Introduction to Distributed Publish-Subscribe in Akka.NET

Decentralized Message Brokers in Akka.Cluster

Today we’ll talk about one of the most common communication patterns, which is publish/subscribe, and how to perform it in a distributed environments using Akka.NET. In case if you want to save yourself some time implementing it, its already available as part of a bigger package called Akka.Cluster.Tools. To install it, you can simply get the latest prerelease version from NuGet:

install-package Akka.Cluster.Tools -pre

Below, we’ll cover the abilities and limitations that come with the Akka.Cluster.Tools.DistributedPubSub implementation.

When EventStream isn’t enough

An idea of distributed publish subscribe came from slightly different design choices than those of the default Akka pub/sub model (EventStream).

EventStream has been invented to work with actor systems from the ground up, even in systems that are not inherently distributed. It’s extremely simple, lightweight, and fast. Dead letters - a place where every undeliverable message lands by default - is implemented on top of it.

However, EventStream comes with some limitations. It works only locally in the scope of the current actor system. This means that you cannot publish/subscribe actors from other nodes and publish messages in a global address space without worrying on which node they live. These limitations were motivation for a separate, cluster-specific publish-subscribe feature.

Event stream publish/subscribe

Technical Overview of Akka.Cluster.Sharding in Akka.NET

How Akka.Cluster.Sharding Allocates Shards, Rebalances, and More

In our previous post about using Akka.Cluster.Sharding we looked at the module from an end-user’s perspective. Today we’ll provide a little more insights into how this plugin works internally.

Cluster sharding depends on several types of actors:

  • Coordinator - one per entity type for an entire cluster.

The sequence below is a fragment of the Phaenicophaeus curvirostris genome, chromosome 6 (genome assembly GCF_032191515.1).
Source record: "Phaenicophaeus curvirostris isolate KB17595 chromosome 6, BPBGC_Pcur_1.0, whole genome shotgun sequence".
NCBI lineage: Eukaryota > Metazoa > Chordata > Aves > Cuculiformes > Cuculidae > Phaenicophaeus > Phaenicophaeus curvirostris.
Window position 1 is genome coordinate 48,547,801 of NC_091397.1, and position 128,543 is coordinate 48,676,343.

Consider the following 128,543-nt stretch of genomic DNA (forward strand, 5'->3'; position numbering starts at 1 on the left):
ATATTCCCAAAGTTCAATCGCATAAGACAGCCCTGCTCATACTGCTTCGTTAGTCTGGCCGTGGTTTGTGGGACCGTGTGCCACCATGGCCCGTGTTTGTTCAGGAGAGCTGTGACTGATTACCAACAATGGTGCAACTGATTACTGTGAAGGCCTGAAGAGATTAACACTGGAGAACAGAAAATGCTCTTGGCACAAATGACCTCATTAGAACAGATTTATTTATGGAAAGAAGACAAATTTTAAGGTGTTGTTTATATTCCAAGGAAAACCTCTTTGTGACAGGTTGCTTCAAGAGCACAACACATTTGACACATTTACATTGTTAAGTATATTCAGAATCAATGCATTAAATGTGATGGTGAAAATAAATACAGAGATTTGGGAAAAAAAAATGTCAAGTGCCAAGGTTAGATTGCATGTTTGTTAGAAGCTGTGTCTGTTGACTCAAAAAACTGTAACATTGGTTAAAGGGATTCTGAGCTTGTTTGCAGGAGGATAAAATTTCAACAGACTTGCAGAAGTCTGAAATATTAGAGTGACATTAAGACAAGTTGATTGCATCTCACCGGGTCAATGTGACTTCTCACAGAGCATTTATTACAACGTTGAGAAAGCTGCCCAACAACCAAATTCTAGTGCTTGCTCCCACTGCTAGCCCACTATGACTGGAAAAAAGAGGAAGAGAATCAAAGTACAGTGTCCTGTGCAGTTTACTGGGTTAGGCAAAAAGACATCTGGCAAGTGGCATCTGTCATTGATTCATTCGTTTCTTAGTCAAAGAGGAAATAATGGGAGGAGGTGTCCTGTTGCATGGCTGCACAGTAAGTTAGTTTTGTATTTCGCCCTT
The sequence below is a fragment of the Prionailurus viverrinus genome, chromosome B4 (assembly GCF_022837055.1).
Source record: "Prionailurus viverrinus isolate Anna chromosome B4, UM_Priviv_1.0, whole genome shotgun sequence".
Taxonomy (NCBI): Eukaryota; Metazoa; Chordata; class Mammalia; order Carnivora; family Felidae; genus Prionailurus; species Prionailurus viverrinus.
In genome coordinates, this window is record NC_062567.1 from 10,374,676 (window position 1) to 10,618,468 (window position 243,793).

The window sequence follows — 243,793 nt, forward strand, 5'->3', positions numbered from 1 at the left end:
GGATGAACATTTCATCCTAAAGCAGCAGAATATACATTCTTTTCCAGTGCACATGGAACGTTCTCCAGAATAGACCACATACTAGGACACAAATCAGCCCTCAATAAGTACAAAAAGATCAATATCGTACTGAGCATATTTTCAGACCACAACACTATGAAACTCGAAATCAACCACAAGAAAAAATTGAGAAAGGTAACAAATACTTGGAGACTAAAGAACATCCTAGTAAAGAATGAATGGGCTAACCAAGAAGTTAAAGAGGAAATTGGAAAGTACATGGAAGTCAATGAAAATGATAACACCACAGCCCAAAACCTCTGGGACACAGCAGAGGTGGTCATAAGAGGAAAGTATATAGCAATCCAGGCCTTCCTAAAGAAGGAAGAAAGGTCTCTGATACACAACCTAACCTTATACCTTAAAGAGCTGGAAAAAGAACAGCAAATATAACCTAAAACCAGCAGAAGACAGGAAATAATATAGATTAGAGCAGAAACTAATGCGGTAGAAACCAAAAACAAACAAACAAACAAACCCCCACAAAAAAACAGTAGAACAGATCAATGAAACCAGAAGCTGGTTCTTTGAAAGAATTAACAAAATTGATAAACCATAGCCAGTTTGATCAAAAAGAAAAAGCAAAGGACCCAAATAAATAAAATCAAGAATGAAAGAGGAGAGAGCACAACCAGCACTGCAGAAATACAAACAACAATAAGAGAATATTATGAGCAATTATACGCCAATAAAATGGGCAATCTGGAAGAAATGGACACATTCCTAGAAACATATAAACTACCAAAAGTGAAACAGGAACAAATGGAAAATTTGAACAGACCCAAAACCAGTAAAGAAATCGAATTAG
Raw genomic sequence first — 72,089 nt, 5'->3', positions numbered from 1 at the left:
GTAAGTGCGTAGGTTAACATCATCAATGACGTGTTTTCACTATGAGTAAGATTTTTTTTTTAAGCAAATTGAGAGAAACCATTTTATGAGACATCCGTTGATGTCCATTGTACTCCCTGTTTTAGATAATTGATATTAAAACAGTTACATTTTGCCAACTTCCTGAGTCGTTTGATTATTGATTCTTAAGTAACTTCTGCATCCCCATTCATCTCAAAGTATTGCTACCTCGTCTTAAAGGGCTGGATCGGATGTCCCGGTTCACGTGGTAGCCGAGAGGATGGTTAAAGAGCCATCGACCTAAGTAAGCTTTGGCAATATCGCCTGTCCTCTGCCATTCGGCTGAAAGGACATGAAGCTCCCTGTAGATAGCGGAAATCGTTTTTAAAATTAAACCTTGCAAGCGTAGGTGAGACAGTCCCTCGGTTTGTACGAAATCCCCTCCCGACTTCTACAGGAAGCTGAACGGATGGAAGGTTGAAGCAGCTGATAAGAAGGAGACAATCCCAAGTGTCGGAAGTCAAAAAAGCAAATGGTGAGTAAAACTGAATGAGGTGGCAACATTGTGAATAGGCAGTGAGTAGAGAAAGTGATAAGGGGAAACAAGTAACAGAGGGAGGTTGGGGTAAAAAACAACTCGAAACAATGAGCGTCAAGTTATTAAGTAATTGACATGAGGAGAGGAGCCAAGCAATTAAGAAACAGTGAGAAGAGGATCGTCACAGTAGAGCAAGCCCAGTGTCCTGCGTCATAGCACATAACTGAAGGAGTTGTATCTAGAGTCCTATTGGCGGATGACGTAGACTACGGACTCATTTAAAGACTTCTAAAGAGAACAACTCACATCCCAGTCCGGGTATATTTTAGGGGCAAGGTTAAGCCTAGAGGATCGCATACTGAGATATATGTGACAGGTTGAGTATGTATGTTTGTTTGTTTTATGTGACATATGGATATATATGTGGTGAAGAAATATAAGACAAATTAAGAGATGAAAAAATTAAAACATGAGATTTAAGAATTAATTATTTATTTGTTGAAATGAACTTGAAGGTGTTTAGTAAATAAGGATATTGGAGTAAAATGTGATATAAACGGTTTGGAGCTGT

• Shard region - one per entity type per each cluster node, where sharding should be enabled.
  • Shard - there can be many on each shard region, and they can move between shard regions located on different nodes.
  • Entity - actors defined by the end-user. There can be many on each shard, but they are always bound to a specific shard.

All of them can be visualized using diagram below:

Conceptual image of cluster shard internal actors located across the cluster nodes

If you look at actor paths of the entities you’ve created you’ll see that they reflect the structure of that hierarchy. They follow the pattern /user/sharding/<typeName>/<shardId>/<entityId>. Given that, it’s easy to infer that /user/sharding/<typeName> is path to a shard region while subsequent path segments are responsible for shard actor and entity actor.

Introduction to Akka.Cluster.Sharding in Akka.NET

Distributing State Evenly and Automatically with Self-Managing Actors

In this post, we’ll discuss one of the Akka.NET plugins, Akka.Cluster.Sharding and how it gives us easier, higher level abstractions to work with actors (in this case also referred to as entities). Cluster.Sharding gives us:

  • By using a logical keys (in form of ShardId/EntityId pairs) it’s able to route our messages to the right entity without need to explicitly determine on which node in the cluster it lives.
  • It automatically manages the process of actor creation, so you don’t have to do it explicitly. When a message is addressed to an entity that didn’t exist, an actor for that entity will be created automatically.
  • It’s able to rebalance actors across cluster as it grows or shrinks, to ensure its optimal usage.

Given all of those traits, let’s see how to utilize cluster sharding in a standard Akka.NET application.